If the answers to any of the above are “YES” then this guide will help you to develop and implement any of the programs in the “Hearing Men’s Voices” series.
Here are just some of the Hearing Men’s Voices programs that easily fit into various formats. For detailed implementation instructions see the specific programs as they appear in the books in the series. Your strategy for planning the program will vary with the type of program chosen.
This format is the best for a more intimate type of sharing experience. The men who attend will, in essence form a “havurah” who will explore several issues in depth. It is important that for this type of program to work that everyone who attends understands the sensitive nature of the discussions and agrees to keep issues discussed private. Some groups have invited a facilitator (again the Rabbi would be ideal) to attend as an ongoing member of the group. Others have simply used the programs as a guide to discussion.
These are short programs designed to be inserted into the regular agenda of the meeting to add a “study” component to the day. Usually under 15 minutes.
(FROM “HEARING MEN’S VOICES: WHAT DO WE WANT FROM OUR FATHERS? WHAT DO OUR SONS WANT FROM US?”
Format: Group Discussion (Ideal size 15-30 men)
Materials Needed: Handout of Biblical Text (Included in Hearing Men’s Voices Book)
Leader: Anyone familiar with the text and able to facilitate a group discussion.
Time: 60-90 Minutes
When is the first time in the Bible that two human beings kiss each other?
So Jacob served his father food and drink. When Isaac finished, he turned to his son, “Come close and kiss me my son”. So Jacob went to Isaac's side and kissed him.
I am sure that you are all familiar with this story that appears in the Parasha of Toldot. Yet behind this touching climax is a story of high drama and unresolved conflict. A story of conspiracy, of deception, and perhaps of disappointment.
Let me read you the entire story:
And it came to pass when Isaac was old and his eyesight had dimmed, he called Esau to him, his older son, and he said, “My son.”
And Esau answered, “Here I am.”
Isaac said: “Now here I have grown old, and do not know the day of my death. So now…. go out into the field and hunt me some game, make me a dish such as I love… that I may give you my blessing before I die.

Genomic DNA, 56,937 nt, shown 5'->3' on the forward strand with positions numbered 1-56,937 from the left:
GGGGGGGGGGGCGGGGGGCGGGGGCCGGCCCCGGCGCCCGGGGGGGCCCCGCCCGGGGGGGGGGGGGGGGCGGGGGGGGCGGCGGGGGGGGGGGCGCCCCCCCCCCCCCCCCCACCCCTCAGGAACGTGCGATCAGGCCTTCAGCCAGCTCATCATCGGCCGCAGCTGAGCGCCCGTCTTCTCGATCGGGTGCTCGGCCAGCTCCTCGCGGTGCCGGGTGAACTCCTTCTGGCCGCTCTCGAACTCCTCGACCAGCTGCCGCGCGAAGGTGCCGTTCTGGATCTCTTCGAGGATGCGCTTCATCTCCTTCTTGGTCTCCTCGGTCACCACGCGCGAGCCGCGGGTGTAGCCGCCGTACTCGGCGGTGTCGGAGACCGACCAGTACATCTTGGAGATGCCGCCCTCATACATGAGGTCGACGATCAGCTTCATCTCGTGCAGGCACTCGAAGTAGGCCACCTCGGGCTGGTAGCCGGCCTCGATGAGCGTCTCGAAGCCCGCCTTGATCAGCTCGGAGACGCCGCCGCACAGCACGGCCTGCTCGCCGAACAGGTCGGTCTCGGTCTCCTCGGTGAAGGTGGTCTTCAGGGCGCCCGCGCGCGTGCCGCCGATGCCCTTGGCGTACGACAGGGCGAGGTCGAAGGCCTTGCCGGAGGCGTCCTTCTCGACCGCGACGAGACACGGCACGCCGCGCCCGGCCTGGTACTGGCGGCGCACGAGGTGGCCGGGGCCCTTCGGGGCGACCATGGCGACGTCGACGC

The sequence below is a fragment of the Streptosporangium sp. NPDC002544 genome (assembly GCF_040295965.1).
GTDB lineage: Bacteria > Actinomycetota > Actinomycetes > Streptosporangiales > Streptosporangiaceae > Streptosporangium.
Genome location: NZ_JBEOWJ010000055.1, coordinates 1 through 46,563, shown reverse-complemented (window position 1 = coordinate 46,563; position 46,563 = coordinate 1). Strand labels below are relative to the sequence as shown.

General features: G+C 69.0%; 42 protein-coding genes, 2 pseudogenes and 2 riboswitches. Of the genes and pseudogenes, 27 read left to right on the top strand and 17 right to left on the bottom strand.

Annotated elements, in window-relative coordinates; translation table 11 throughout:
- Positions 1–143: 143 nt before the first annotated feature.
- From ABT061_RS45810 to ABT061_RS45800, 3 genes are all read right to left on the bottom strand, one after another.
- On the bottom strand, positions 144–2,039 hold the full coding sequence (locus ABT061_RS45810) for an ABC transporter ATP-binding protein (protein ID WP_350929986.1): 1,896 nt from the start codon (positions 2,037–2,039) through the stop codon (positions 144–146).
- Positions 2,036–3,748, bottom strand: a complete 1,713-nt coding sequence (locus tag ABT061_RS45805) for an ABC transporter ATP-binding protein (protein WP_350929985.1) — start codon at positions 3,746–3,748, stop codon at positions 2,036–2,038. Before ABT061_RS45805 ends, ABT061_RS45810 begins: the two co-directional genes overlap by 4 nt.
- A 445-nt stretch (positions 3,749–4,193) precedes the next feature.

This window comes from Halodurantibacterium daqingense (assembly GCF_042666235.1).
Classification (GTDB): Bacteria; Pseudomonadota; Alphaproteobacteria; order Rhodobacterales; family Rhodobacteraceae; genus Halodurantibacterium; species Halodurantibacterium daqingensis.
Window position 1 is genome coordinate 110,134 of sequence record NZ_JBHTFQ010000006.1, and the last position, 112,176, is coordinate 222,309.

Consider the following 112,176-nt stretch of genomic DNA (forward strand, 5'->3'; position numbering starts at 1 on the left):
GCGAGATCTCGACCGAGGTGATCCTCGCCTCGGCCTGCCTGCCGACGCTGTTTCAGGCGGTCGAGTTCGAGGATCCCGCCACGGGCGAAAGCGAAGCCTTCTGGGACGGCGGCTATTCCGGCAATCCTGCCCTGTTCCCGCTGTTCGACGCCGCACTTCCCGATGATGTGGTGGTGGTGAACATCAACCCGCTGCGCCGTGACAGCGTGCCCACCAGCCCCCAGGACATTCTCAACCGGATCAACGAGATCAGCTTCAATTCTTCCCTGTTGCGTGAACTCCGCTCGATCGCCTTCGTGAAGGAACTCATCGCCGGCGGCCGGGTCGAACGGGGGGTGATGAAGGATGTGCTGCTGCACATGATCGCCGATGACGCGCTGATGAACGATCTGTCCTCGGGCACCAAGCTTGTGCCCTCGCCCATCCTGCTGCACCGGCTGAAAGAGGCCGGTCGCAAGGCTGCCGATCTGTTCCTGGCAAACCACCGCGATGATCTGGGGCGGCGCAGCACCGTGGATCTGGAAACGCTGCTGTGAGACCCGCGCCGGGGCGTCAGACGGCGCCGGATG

You all know what happens next. Overhearing this conversation, Rebecca moves into action. She carefully instructs Jacob in what to say or do, and dresses him in goatskins to give him the feel and odor of his brother the hunter. She quickly prepares a feast for Jacob to serve his father.
Jacob went to his father and said, “Father”.
And he said, “Yes, which of my sons are you?”
Jacob said, “I am Esau, your firstborn; I have done as you have told me. Pray sit and eat of my game, that you may give me your innermost blessing”
Isaac said, “Come closer that I may feel you, my son—whether you are really my son Esau or not.”
So Jacob drew close to his father Isaac who felt him and wondered, “The voice is the voice of Jacob, yet the hands are the hands of Esau”. So he did not recognize him, because his hands were hairy like those of his brother Esau. He asked him: “Are you really my son Esau?”
“Serve me and let me eat of my son’s game that I may give you my innermost blessing” So he served him, and he ate, and he brought him wine and he drank.
Then Isaac said to him, “Come close and kiss me my son”. Jacob went up and kissed him. And he smelled his clothes and blessed him.
Let’s stop right here.
Jacob is probably leaning over or kneeling next to his father who is in bed. Their faces touch. Jacob kisses Isaac; presumably, Isaac kisses his son in return. If you are Jacob how do you feel at this moment?
And the story concludes:
And he smelled his clothes and he blessed him saying: “Ah the smell of my son Esau….the smell of the fields that the LORD has blessed.
Program F: Midlife Job Loss
Purpose: To Explore How job loss affects our lives
Facilitator: Anyone comfortable in leading and facilitating a discussion.
Setting: Comfortable roundtable setting. Dinner meeting in shul, a private home or over a casual meal at a restaurant. Allow 60 to 90 minutes for discussion.
This program part of a series of discussions about the place of work in our lives. Facilitator should start the session with: